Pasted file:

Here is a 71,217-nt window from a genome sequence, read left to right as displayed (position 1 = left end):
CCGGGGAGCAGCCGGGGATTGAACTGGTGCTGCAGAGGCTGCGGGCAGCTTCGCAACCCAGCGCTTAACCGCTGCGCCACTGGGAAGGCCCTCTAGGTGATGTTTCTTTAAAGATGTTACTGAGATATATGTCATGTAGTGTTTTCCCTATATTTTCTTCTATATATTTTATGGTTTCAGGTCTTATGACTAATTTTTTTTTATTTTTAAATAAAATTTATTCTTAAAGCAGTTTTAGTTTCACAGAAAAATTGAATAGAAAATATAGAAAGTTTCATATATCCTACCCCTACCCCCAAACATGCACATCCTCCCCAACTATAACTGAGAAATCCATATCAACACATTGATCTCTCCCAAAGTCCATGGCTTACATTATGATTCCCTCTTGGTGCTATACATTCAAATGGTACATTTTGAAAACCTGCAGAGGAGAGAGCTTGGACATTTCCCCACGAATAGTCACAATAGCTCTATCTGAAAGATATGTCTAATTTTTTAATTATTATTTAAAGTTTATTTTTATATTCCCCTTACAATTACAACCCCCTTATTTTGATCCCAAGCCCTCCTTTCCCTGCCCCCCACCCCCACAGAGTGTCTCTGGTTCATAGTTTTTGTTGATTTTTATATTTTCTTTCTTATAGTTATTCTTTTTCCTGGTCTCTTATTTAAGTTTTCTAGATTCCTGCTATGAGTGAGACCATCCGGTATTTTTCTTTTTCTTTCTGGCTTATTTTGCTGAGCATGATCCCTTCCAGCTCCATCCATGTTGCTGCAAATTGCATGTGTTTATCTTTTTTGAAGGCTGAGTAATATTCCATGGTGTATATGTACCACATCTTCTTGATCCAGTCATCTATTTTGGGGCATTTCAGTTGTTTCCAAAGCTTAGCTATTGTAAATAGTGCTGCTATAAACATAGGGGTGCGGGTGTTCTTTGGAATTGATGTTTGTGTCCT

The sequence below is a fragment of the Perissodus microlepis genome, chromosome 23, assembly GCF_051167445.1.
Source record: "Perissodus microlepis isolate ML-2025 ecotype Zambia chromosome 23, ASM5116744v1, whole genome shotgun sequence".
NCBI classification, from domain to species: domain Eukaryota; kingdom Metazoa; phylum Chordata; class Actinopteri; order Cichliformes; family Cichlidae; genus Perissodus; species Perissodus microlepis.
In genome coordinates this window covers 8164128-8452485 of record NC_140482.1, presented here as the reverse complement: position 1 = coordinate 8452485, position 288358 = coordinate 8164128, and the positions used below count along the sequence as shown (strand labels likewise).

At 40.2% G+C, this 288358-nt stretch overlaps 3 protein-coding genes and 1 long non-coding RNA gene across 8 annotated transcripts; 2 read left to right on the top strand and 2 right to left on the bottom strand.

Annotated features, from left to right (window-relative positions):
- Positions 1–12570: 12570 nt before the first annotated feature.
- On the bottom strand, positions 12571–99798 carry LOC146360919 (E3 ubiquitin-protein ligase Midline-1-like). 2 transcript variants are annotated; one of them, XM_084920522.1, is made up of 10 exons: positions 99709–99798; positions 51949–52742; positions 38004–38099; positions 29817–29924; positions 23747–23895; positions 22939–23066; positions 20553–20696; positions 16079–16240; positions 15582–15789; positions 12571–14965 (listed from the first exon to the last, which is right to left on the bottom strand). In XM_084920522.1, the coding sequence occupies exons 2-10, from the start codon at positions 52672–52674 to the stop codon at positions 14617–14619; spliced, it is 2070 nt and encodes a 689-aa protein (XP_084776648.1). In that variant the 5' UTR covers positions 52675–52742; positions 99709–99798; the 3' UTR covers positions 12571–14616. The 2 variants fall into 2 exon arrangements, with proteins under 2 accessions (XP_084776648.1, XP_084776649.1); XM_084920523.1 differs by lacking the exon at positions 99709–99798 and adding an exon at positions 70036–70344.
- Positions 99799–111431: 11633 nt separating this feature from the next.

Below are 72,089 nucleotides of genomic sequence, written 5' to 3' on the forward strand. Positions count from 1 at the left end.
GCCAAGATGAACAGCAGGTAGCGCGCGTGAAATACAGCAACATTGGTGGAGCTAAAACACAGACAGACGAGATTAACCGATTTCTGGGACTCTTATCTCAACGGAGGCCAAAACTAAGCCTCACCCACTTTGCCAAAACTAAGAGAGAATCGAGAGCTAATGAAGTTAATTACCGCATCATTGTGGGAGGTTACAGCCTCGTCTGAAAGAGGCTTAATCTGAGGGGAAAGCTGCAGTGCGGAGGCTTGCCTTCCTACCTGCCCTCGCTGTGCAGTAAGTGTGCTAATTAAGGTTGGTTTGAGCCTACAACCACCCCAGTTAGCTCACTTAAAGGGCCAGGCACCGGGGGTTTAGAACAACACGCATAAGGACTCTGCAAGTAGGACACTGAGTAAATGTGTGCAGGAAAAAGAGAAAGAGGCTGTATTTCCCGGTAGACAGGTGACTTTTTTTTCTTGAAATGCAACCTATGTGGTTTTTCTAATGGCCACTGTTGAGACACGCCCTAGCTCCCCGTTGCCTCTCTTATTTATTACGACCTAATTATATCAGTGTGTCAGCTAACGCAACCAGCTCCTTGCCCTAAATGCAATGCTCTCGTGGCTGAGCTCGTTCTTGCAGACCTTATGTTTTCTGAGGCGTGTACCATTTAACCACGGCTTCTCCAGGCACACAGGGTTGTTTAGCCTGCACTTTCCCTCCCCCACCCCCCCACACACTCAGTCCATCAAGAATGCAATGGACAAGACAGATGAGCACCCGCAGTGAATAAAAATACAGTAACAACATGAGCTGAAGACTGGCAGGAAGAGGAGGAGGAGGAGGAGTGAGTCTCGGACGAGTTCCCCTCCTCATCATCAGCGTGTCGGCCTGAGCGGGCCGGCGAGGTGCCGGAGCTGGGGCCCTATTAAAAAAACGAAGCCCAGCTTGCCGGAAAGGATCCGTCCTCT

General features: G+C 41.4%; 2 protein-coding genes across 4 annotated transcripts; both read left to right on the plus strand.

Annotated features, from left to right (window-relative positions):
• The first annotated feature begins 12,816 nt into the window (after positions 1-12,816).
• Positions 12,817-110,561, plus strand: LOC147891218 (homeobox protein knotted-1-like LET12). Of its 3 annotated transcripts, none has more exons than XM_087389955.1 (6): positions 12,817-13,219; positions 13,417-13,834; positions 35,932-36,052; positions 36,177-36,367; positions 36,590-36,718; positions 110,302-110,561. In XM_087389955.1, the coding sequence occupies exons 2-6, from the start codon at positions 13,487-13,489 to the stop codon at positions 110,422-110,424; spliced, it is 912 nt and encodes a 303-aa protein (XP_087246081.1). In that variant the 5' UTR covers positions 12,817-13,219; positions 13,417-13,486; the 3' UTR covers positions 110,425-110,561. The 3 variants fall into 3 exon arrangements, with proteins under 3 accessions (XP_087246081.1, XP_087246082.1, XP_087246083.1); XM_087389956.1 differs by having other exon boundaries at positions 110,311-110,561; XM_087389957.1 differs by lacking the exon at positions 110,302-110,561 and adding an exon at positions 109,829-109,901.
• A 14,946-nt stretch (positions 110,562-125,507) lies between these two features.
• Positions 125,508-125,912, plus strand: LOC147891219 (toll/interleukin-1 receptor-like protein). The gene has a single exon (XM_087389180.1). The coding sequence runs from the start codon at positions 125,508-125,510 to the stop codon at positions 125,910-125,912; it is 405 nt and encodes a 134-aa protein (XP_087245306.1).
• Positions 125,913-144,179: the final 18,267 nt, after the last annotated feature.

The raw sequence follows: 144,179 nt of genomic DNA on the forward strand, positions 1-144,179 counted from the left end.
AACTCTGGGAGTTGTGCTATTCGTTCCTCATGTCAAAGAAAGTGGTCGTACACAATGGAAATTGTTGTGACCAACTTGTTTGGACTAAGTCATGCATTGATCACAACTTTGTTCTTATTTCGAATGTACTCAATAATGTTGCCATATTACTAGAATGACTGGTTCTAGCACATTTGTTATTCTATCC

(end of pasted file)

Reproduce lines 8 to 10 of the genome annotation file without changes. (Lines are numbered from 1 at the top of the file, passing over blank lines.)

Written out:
Annotated features, from left to right (window-relative positions):
- Positions 1–12570: 12570 nt before the first annotated feature.
- On the bottom strand, positions 12571–99798 carry LOC146360919 (E3 ubiquitin-protein ligase Midline-1-like). 2 transcript variants are annotated; one of them, XM_084920522.1, is made up of 10 exons: positions 99709–99798; positions 51949–52742; positions 38004–38099; positions 29817–29924; positions 23747–23895; positions 22939–23066; positions 20553–20696; positions 16079–16240; positions 15582–15789; positions 12571–14965 (listed from the first exon to the last, which is right to left on the bottom strand). In XM_084920522.1, the coding sequence occupies exons 2-10, from the start codon at positions 52672–52674 to the stop codon at positions 14617–14619; spliced, it is 2070 nt and encodes a 689-aa protein (XP_084776648.1). In that variant the 5' UTR covers positions 52675–52742; positions 99709–99798; the 3' UTR covers positions 12571–14616. The 2 variants fall into 2 exon arrangements, with proteins under 2 accessions (XP_084776648.1, XP_084776649.1); XM_084920523.1 differs by lacking the exon at positions 99709–99798 and adding an exon at positions 70036–70344.